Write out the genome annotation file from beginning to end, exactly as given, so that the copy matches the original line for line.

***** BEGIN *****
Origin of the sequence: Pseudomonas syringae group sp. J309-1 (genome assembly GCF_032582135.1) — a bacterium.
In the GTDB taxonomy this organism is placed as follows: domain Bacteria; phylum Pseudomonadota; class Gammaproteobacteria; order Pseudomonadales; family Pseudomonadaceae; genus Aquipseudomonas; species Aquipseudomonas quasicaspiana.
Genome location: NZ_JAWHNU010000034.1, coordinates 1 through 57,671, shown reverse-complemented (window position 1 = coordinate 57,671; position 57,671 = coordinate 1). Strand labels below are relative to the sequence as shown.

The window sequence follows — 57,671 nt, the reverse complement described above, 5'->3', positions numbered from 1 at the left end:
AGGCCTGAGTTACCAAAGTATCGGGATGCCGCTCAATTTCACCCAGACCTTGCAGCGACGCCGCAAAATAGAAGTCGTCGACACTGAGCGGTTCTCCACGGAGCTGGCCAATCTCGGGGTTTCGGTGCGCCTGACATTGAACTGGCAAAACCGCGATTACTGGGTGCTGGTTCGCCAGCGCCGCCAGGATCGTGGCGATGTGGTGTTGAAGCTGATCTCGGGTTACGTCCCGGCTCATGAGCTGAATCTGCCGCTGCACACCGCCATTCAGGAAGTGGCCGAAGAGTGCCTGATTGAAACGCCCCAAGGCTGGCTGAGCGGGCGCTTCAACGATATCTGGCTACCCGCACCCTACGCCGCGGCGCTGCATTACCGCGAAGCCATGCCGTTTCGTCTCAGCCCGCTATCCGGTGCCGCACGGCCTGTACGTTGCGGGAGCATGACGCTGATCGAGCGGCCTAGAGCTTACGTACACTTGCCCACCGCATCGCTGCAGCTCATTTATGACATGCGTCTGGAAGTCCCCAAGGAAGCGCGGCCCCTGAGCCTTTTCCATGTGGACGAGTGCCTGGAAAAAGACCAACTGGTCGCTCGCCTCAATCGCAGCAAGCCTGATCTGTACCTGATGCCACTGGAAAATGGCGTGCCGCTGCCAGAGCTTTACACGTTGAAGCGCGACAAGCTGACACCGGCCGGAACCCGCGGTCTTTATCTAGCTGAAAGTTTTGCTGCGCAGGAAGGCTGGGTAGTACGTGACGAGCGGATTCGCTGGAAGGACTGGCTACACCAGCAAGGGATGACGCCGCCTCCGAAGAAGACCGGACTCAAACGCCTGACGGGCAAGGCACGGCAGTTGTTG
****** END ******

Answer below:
Origin of the sequence: Pseudomonas syringae group sp. J309-1 (genome assembly GCF_032582135.1) — a bacterium.
In the GTDB taxonomy this organism is placed as follows: domain Bacteria; phylum Pseudomonadota; class Gammaproteobacteria; order Pseudomonadales; family Pseudomonadaceae; genus Aquipseudomonas; species Aquipseudomonas quasicaspiana.
Genome location: NZ_JAWHNU010000034.1, coordinates 1 through 57,671, shown reverse-complemented (window position 1 = coordinate 57,671; position 57,671 = coordinate 1). Strand labels below are relative to the sequence as shown.

The window sequence follows — 57,671 nt, the reverse complement described above, 5'->3', positions numbered from 1 at the left end:
AGGCCTGAGTTACCAAAGTATCGGGATGCCGCTCAATTTCACCCAGACCTTGCAGCGACGCCGCAAAATAGAAGTCGTCGACACTGAGCGGTTCTCCACGGAGCTGGCCAATCTCGGGGTTTCGGTGCGCCTGACATTGAACTGGCAAAACCGCGATTACTGGGTGCTGGTTCGCCAGCGCCGCCAGGATCGTGGCGATGTGGTGTTGAAGCTGATCTCGGGTTACGTCCCGGCTCATGAGCTGAATCTGCCGCTGCACACCGCCATTCAGGAAGTGGCCGAAGAGTGCCTGATTGAAACGCCCCAAGGCTGGCTGAGCGGGCGCTTCAACGATATCTGGCTACCCGCACCCTACGCCGCGGCGCTGCATTACCGCGAAGCCATGCCGTTTCGTCTCAGCCCGCTATCCGGTGCCGCACGGCCTGTACGTTGCGGGAGCATGACGCTGATCGAGCGGCCTAGAGCTTACGTACACTTGCCCACCGCATCGCTGCAGCTCATTTATGACATGCGTCTGGAAGTCCCCAAGGAAGCGCGGCCCCTGAGCCTTTTCCATGTGGACGAGTGCCTGGAAAAAGACCAACTGGTCGCTCGCCTCAATCGCAGCAAGCCTGATCTGTACCTGATGCCACTGGAAAATGGCGTGCCGCTGCCAGAGCTTTACACGTTGAAGCGCGACAAGCTGACACCGGCCGGAACCCGCGGTCTTTATCTAGCTGAAAGTTTTGCTGCGCAGGAAGGCTGGGTAGTACGTGACGAGCGGATTCGCTGGAAGGACTGGCTACACCAGCAAGGGATGACGCCGCCTCCGAAGAAGACCGGACTCAAACGCCTGACGGGCAAGGCACGGCAGTTGTTG